A Retrospective Cohort Study on Health Insurance: Related Disparities in Trauma Patients After Penetrating Injuries: 2000-2014

Rafael De Ayala-Hillman, Cristina Diaz-Marty, Ediel Ramos-Meléndez, Omar García-Rodríguez, Lourdes Guerrios, Pablo Rodríguez-Ortiz


Objective: Although the lack of health insurance has been linked to poor health outcomes in several diseases, this relationship is still understudied in trauma. There exist differences between the Puerto Rico health care system and that of the United States. We therefore aimed to assess mortality disparities related to insurance coverage at the Puerto Rico Trauma Hospital (PRTH). Methods: A retrospective cohort study of patients who sustained penetrating injuries (presenting at the PRTH from 2000 to 2014) was performed. Individuals were classified by their insurance status. Study variables comprised demographics, clinical characteristics and outcomes. A logistic regression analysis was performed to identify the association between health insurance status and risk of dying. Results: Patients with public health insurance experienced more complications than did individuals who had private health insurance (PrHI) or who were uninsured. This group had longer durations of mechanical ventilation and spent more time in the hospital than did patients who had PrHI or who were uninsured. However, uninsured patients with gunshot wounds were 54% (adjusted odds ratio = 1.54; 95% CI: 1.01, 2.36) more likely to die than were their counterparts who had PrHI. Conclusion: Our study suggests that having health insurance could reduce a given patient mortality risk in trauma settings. More studies with larger samples are warranted to confirm these findings. If these findings hold true, then providing equitable access to health services for the entire population could prevent patients suffering trauma from having premature, preventable deaths.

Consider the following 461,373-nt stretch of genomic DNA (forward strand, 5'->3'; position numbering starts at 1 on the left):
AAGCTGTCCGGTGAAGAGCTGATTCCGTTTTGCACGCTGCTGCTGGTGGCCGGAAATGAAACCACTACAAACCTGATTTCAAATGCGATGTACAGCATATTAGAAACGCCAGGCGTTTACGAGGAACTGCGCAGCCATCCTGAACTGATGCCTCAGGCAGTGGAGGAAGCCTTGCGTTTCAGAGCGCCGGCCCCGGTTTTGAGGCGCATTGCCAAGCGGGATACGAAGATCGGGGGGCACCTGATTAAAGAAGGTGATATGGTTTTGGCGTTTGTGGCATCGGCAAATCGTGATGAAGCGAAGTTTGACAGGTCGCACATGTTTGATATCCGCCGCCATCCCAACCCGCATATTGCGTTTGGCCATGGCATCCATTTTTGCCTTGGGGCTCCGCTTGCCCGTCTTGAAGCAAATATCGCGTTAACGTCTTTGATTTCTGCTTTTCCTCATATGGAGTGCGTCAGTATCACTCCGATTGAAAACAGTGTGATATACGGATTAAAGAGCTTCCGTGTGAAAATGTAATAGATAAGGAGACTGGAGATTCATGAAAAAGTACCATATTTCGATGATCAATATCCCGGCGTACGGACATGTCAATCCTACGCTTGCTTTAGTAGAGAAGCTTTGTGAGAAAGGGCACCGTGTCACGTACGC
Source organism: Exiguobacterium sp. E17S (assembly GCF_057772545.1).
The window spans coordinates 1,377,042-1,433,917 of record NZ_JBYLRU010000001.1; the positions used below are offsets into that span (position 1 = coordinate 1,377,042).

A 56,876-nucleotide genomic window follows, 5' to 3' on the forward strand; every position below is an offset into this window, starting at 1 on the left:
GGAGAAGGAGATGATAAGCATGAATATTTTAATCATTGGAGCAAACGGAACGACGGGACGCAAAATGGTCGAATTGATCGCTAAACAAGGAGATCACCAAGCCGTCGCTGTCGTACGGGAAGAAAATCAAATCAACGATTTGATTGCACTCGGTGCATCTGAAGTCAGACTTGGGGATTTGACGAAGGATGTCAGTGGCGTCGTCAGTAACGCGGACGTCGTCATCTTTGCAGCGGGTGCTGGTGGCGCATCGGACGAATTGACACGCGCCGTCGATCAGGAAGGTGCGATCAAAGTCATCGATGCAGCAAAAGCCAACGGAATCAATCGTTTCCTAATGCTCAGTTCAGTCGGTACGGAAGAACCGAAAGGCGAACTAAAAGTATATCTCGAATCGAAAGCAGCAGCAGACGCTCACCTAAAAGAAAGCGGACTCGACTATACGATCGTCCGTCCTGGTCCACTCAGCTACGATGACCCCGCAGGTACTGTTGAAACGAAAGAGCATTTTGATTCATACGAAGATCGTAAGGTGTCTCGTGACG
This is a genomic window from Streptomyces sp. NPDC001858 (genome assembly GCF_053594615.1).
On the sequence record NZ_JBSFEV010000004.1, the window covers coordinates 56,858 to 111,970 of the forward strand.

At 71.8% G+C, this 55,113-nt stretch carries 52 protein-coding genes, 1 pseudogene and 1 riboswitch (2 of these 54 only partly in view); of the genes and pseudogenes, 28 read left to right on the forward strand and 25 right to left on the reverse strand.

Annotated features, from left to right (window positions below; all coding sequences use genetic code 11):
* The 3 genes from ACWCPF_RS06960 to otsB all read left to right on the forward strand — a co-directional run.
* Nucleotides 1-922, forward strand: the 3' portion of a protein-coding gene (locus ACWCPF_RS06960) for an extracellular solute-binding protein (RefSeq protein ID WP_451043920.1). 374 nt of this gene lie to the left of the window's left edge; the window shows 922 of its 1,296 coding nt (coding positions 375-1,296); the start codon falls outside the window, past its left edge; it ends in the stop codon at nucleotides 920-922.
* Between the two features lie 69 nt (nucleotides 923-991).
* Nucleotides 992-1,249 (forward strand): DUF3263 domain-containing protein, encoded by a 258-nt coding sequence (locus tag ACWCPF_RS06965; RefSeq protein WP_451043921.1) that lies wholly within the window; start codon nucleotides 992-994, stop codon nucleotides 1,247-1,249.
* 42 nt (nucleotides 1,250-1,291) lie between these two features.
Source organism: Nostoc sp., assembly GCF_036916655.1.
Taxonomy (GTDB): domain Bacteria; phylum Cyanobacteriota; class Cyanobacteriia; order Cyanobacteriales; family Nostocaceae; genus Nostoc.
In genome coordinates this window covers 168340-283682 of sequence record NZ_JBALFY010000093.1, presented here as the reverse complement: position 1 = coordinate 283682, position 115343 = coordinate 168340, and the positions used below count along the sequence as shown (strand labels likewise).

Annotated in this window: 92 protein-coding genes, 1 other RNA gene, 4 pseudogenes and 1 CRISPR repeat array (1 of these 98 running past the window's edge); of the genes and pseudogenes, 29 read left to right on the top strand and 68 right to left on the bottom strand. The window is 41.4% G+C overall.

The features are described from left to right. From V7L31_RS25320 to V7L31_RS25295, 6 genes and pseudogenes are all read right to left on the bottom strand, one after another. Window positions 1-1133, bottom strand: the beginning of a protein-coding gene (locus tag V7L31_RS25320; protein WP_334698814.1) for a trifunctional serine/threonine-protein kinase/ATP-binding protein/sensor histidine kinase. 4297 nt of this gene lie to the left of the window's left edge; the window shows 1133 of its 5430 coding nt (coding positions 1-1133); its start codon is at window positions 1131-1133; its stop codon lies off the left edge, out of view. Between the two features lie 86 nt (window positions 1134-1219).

insurance; public; private; uninsured; mortality; lenght of stay; mechanical ventilation

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